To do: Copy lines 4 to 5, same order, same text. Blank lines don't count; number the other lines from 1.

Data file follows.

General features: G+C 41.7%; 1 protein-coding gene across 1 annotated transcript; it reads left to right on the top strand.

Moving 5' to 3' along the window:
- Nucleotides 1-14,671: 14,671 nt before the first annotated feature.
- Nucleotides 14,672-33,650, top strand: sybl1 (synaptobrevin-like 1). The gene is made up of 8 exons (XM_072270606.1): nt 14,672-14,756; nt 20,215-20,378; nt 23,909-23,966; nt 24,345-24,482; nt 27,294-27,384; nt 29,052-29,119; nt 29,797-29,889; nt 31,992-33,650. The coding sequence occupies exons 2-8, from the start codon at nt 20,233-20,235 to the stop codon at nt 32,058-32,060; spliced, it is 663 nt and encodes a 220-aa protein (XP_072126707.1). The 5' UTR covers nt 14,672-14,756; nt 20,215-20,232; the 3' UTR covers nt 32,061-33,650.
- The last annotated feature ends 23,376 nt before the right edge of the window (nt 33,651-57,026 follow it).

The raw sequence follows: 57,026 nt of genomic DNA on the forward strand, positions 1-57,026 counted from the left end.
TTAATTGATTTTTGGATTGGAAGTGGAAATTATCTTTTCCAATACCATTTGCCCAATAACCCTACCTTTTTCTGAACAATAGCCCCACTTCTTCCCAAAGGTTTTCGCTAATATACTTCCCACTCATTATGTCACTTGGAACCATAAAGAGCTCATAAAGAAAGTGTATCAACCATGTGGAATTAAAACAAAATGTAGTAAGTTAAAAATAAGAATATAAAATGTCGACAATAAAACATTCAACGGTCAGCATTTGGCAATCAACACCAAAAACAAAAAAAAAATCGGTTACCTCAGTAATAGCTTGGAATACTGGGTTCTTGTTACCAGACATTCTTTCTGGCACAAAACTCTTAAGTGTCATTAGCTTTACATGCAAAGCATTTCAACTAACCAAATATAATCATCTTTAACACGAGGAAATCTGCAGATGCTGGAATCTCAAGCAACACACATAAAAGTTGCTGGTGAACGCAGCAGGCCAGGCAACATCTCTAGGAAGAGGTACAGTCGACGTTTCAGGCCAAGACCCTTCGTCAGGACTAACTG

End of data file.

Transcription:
- Nucleotides 14,672-33,650, top strand: sybl1 (synaptobrevin-like 1). The gene is made up of 8 exons (XM_072270606.1): nt 14,672-14,756; nt 20,215-20,378; nt 23,909-23,966; nt 24,345-24,482; nt 27,294-27,384; nt 29,052-29,119; nt 29,797-29,889; nt 31,992-33,650. The coding sequence occupies exons 2-8, from the start codon at nt 20,233-20,235 to the stop codon at nt 32,058-32,060; spliced, it is 663 nt and encodes a 220-aa protein (XP_072126707.1). The 5' UTR covers nt 14,672-14,756; nt 20,215-20,232; the 3' UTR covers nt 32,061-33,650.
- The last annotated feature ends 23,376 nt before the right edge of the window (nt 33,651-57,026 follow it).